Field Guide to Mentors

Mar 26 2012 Published by under [Education&Careers]

Once again, the importance of mentorship came up online. This topic crosses boundaries at will, with everyone seeking mentors for all aspects of life. Amazon currently lists 9,365 entries in books for the term "mentor." A Pubmed search shows 8,142 entries for mentor, with one article from 1912 using the term.

Telemachus and Mentor

Mentors are clearly desirable and important for success. Go read some of those 8,000+ articles if you do not believe me. So you want a mentor.

Where do you find one of these seemingly magical beings who can impart wisdom? You probably will not find one.

You will need several. No one person will supply all aspects of mentorship.

Instead of searching for a mentor, think about having a personal Board of Directors. These can be colleagues or acquaintances, senior or junior to you. Some may provide minimal help, others may truly take you under wing and meticulously groom you for success. Some will lead by example. Others may be great sounding-boards when you need to think out loud. You will find these folks through networking within and outside of your institution.

Do not think I am speaking only to the n00bs out there. As a full professor, I still have mentors. Sometimes we mentor each other, but you never become too senior to need advice and counsel.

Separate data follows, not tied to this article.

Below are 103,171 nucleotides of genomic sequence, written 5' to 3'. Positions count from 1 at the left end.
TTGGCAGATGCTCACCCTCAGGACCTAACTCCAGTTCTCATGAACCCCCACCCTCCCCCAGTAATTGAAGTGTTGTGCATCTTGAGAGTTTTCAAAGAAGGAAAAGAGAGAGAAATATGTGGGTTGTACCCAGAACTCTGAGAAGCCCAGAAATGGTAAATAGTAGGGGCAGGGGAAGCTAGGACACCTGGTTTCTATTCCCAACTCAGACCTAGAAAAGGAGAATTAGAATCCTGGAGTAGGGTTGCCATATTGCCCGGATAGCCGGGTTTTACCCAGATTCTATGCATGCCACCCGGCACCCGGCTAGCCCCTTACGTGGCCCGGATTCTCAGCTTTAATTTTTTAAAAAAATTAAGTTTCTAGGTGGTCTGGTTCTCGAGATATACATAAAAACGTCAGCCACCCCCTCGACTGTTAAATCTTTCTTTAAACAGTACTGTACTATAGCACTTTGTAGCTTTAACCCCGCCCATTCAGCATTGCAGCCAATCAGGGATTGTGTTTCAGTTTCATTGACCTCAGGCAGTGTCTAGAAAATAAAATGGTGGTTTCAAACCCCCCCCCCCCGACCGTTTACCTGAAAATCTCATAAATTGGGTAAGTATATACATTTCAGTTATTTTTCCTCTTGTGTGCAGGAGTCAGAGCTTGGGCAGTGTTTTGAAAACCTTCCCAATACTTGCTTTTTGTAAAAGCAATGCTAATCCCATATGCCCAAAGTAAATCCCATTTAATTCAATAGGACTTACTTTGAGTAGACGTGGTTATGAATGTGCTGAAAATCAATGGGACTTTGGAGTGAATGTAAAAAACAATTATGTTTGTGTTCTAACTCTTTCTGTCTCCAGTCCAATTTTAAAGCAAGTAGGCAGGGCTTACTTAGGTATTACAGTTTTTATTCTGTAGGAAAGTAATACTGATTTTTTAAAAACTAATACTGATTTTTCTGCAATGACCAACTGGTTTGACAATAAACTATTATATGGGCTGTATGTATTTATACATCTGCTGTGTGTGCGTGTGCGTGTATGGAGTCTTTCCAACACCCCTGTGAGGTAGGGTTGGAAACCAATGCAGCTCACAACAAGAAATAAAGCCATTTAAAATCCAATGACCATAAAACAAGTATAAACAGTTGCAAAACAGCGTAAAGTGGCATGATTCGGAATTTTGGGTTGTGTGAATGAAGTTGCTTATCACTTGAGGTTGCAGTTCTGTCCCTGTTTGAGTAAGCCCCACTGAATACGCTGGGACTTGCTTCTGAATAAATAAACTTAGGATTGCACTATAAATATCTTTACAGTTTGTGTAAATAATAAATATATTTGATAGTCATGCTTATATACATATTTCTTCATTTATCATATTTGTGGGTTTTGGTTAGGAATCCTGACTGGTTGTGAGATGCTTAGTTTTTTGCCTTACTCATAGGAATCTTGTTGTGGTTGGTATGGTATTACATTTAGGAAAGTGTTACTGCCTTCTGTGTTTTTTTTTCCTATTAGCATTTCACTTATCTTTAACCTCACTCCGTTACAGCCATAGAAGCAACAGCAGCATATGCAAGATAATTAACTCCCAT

Roles of mentors can include:

  • Career coach
  • Institutional historian
  • Professional booster
  • Reality check-point
  • Role model

Unless you are required to designate a mentor, I would not ask people to take on the role. The task sounds overwhelming, and many may shy away from such responsibility, feeling inadequate. Instead, converse as needed with them as issues arise. Sometimes you only realize you have been mentored in retrospect!

Even Odysseus recognized the need for multiple life coaches. When he went to war, he left his son, Telemachus, with guidance from Mentor and Eumaeus, the foster son of Odysseus. The Goddess Athena had a habit of taking the form of Mentor, making him the more valuable of the two. Or maybe we just chose that name because it's easier to spell.

 

4 responses so far

  • Alma Dzib Goodin says:

    It's true!
    Mentors are important, and not only about education, some companies are open their eyes to mentors as a need. Employees are mentoring to others to grow all together.
    Excellent reflexion!

  • Jim Thomerson says:

    I did not get mentored much as a student. As a result, my dissertation was not as good as it could have been. However, on the other hand, on becoming an Associate Professor, I immediately started several successful independent research projects. At the same time, I saw colleagues, smarter, better educated, and harder working than me, who could not get it together. I think it was because they were heavily mentored throughout their student years, and had no facility for working without guidance.

  • [...] pretty generally accepted that mentorship matters at every career stage, but as someone early in my career, it seems that the first advice I’m [...]

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